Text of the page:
Pastor Mark Driscoll of Mars Hill Church in Seattle, WA recently gave a sermon that offers a bit of an "inside view" into the emerging movement. He divides it into what he describes as the "4 lanes on the highway" of the emergent church. These are listed as Emerging Evangelicals, House Church Evangelicals, Emerging Reformers (his identity), Emerging Liberals. He describes the Emerging Evangelicals as those who maintain an outlook quite similar to mainline Evangelicalism, but with some minor distinctions. They don't deviate much on doctrine from historical Christianity but are continually rethinking of new ways of doing church in more of a hip/cool way to become more "relevant" and "applicable." Driscoll renders Dan Kimball and Donald Miller, for example, as within this circle.
The second lane, the House Church Evangelicals, he describes as those who seek to remove the "style" of church as its typically known within our culture. They don't believe in large corporate buildings or Pastor's per se. Rather they feel the idea of a smaller community of believers is the more biblical way (or style) to have church. Driscoll is critical toward them on a few notes, suggesting that this method is perhaps appropriate in other cultures such as China where oppression is widespread.
The third lane he describes as Emerging Reformers, which he claims as his own position. Similar to the Emergent Evangelicals, they seek to be more culturally relevant and germane to a society that could not otherwise care less about Christianity. This group, Driscoll further explains, is devoted to the "Reformed" tradition, and identifies itself with historical giants such as Martin Luther, Jonathan Edwards, and Charles Haddon Spurgeon, along with some modern individuals such as Wayne Grudem, D. A. Carson, and Tim Keller. He also makes special reference to the emphasis placed on male Pastoral leadership, separating themselves from the EE. Though one characteristic, which is not present in the historical Reformed tradition that is gaining more acceptance nowadays in churches such as Sovereign Grace Ministries with C. J. Mahaney, is the adoption of Charismatic elements such as the gifts of the Spirit, speaking in tongues, et al.
The last, or fourth, lane is what Driscoll describes as the Emerging Liberals. This lane (group) takes the inquiry of "how-to-do-church" off the highway into questioning major tenants of historic orthodox Christianity. Examples given by Driscoll are the divinity of Christ, the reality of hell, the nature of atonement, and homosexuality. He places Brian McLaren and Doug Pagitt in this group, though qualifying it in a loving manner, so as not to directly offend them, by calling them caring loving individuals (here it is important to be aware of the personal history he has with these individuals, which spans back a number of years, prior to the emergent movement itself). At the same time, he does express concern regarding the content of their instruction and makes special reference to his current lack of affiliation with these individuals.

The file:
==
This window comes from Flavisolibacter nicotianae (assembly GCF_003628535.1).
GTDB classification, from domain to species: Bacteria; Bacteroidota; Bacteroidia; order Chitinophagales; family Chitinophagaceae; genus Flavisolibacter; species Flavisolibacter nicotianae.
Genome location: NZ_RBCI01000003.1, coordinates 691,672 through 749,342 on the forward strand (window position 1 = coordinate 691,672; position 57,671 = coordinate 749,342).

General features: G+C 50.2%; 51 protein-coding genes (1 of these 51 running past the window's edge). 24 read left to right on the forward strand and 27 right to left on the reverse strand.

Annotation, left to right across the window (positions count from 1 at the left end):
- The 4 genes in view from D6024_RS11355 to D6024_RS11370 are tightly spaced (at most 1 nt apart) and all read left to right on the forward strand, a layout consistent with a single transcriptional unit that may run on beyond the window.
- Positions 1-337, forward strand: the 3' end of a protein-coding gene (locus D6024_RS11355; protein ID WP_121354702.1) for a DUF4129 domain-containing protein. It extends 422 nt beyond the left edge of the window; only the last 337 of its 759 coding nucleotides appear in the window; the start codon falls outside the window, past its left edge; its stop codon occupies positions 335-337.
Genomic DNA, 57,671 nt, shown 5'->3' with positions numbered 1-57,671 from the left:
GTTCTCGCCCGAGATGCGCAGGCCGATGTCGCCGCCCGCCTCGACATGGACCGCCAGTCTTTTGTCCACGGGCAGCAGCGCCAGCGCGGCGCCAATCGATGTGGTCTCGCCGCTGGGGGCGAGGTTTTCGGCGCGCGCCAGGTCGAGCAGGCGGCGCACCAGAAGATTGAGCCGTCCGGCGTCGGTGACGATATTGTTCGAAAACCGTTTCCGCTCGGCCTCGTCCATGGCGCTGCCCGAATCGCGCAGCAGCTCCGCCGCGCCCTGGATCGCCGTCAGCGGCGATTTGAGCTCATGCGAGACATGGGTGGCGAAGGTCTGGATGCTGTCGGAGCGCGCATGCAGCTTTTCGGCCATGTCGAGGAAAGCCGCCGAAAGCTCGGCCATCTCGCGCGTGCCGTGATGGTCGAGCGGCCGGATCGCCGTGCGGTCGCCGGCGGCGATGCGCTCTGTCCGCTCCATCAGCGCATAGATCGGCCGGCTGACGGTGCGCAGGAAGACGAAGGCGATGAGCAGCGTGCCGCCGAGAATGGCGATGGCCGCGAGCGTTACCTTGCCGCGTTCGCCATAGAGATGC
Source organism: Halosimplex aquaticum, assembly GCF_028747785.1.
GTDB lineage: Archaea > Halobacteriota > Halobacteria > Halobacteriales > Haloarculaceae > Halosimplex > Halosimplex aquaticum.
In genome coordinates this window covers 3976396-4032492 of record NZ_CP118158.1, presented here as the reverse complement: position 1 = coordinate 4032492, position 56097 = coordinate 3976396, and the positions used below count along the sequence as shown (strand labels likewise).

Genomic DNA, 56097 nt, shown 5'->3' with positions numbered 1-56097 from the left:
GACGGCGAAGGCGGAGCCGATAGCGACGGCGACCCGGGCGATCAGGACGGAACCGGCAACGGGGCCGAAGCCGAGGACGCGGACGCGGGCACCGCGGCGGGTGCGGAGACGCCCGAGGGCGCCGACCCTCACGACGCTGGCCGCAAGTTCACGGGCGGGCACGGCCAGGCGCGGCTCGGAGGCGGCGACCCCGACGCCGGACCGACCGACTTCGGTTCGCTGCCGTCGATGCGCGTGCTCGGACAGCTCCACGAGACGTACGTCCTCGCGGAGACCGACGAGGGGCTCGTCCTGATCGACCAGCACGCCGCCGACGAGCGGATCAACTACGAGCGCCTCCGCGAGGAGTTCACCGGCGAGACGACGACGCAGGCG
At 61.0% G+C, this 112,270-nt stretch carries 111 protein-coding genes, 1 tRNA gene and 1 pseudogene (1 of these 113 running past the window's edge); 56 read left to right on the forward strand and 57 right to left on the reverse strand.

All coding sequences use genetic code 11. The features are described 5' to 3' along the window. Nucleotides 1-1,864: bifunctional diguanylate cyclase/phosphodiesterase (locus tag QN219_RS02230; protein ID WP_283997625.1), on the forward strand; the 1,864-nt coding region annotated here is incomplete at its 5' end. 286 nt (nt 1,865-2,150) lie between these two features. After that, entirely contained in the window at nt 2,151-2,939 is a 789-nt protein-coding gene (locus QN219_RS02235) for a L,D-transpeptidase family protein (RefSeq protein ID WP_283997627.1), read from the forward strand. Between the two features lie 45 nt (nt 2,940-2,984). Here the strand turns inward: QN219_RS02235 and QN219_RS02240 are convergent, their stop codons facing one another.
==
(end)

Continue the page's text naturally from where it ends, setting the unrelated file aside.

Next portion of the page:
Overall, I must say that I found this sermon informative and encouraging. Its pretty clear that there are many facets to the emergent church movement and most of them can overlap from time to time. From all the blog searching I've done in the past month or so regarding the Emergent Church, I've found a common thread amongst those who oppose the movement; a failure to consistently and adequately distinguish between the "good" and the "bad" characteristics. That is, those who find fault with the different segments of this movement have a tendency to group everyone together and cast them all aside. With this in mind, I want to personally encourage individuals who contest everything associated with the Emergent Church (particularly the Reformed community) to avoid this tendency; to refrain from passing judgment too quickly and "throw the baby out with the bathwater".
Finally, I think Driscoll does a great job at "categorizing" the individuals associated with the movement while offering some insightful commentary. I believe it lined up nicely with C. Michael Patton's recent chart (seen here), and would be a nice companion to those interested in learning more.